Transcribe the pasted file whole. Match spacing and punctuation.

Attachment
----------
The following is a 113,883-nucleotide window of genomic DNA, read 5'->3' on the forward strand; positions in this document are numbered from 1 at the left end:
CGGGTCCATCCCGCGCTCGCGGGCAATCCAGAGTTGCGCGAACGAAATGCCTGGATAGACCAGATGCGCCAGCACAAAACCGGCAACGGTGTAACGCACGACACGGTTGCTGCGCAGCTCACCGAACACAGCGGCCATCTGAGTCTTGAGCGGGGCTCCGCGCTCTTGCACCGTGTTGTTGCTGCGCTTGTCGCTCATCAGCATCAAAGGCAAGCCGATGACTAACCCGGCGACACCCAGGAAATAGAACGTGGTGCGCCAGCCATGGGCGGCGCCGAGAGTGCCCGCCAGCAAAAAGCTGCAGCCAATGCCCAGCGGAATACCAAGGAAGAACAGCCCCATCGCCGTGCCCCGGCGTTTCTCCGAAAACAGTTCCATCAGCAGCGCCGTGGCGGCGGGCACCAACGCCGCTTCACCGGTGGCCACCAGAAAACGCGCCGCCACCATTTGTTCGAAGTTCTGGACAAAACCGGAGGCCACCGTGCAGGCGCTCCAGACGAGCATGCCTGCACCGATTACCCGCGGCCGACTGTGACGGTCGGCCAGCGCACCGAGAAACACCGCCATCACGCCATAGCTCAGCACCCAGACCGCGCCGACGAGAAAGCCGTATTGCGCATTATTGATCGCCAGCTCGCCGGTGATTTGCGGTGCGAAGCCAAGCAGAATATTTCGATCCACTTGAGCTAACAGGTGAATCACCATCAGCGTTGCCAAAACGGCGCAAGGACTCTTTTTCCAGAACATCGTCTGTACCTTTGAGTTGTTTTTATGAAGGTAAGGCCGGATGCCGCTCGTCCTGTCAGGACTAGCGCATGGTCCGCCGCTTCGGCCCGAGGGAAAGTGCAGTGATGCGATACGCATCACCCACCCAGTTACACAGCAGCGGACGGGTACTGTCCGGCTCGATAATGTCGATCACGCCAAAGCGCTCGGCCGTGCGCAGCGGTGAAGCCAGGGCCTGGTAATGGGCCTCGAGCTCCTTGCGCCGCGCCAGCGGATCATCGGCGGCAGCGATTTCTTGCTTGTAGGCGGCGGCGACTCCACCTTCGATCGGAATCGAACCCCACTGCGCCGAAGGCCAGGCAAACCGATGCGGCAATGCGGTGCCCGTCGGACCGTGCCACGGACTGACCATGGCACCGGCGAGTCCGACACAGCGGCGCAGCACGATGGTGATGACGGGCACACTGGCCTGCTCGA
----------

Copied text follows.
The following is a 113,883-nucleotide window of genomic DNA, read 5'->3' on the forward strand; positions in this document are numbered from 1 at the left end:
CGGGTCCATCCCGCGCTCGCGGGCAATCCAGAGTTGCGCGAACGAAATGCCTGGATAGACCAGATGCGCCAGCACAAAACCGGCAACGGTGTAACGCACGACACGGTTGCTGCGCAGCTCACCGAACACAGCGGCCATCTGAGTCTTGAGCGGGGCTCCGCGCTCTTGCACCGTGTTGTTGCTGCGCTTGTCGCTCATCAGCATCAAAGGCAAGCCGATGACTAACCCGGCGACACCCAGGAAATAGAACGTGGTGCGCCAGCCATGGGCGGCGCCGAGAGTGCCCGCCAGCAAAAAGCTGCAGCCAATGCCCAGCGGAATACCAAGGAAGAACAGCCCCATCGCCGTGCCCCGGCGTTTCTCCGAAAACAGTTCCATCAGCAGCGCCGTGGCGGCGGGCACCAACGCCGCTTCACCGGTGGCCACCAGAAAACGCGCCGCCACCATTTGTTCGAAGTTCTGGACAAAACCGGAGGCCACCGTGCAGGCGCTCCAGACGAGCATGCCTGCACCGATTACCCGCGGCCGACTGTGACGGTCGGCCAGCGCACCGAGAAACACCGCCATCACGCCATAGCTCAGCACCCAGACCGCGCCGACGAGAAAGCCGTATTGCGCATTATTGATCGCCAGCTCGCCGGTGATTTGCGGTGCGAAGCCAAGCAGAATATTTCGATCCACTTGAGCTAACAGGTGAATCACCATCAGCGTTGCCAAAACGGCGCAAGGACTCTTTTTCCAGAACATCGTCTGTACCTTTGAGTTGTTTTTATGAAGGTAAGGCCGGATGCCGCTCGTCCTGTCAGGACTAGCGCATGGTCCGCCGCTTCGGCCCGAGGGAAAGTGCAGTGATGCGATACGCATCACCCACCCAGTTACACAGCAGCGGACGGGTACTGTCCGGCTCGATAATGTCGATCACGCCAAAGCGCTCGGCCGTGCGCAGCGGTGAAGCCAGGGCCTGGTAATGGGCCTCGAGCTCCTTGCGCCGCGCCAGCGGATCATCGGCGGCAGCGATTTCTTGCTTGTAGGCGGCGGCGACTCCACCTTCGATCGGAATCGAACCCCACTGCGCCGAAGGCCAGGCAAACCGATGCGGCAATGCGGTGCCCGTCGGACCGTGCCACGGACTGACCATGGCACCGGCGAGTCCGACACAGCGGCGCAGCACGATGGTGATGACGGGCACACTGGCCTGCTCGA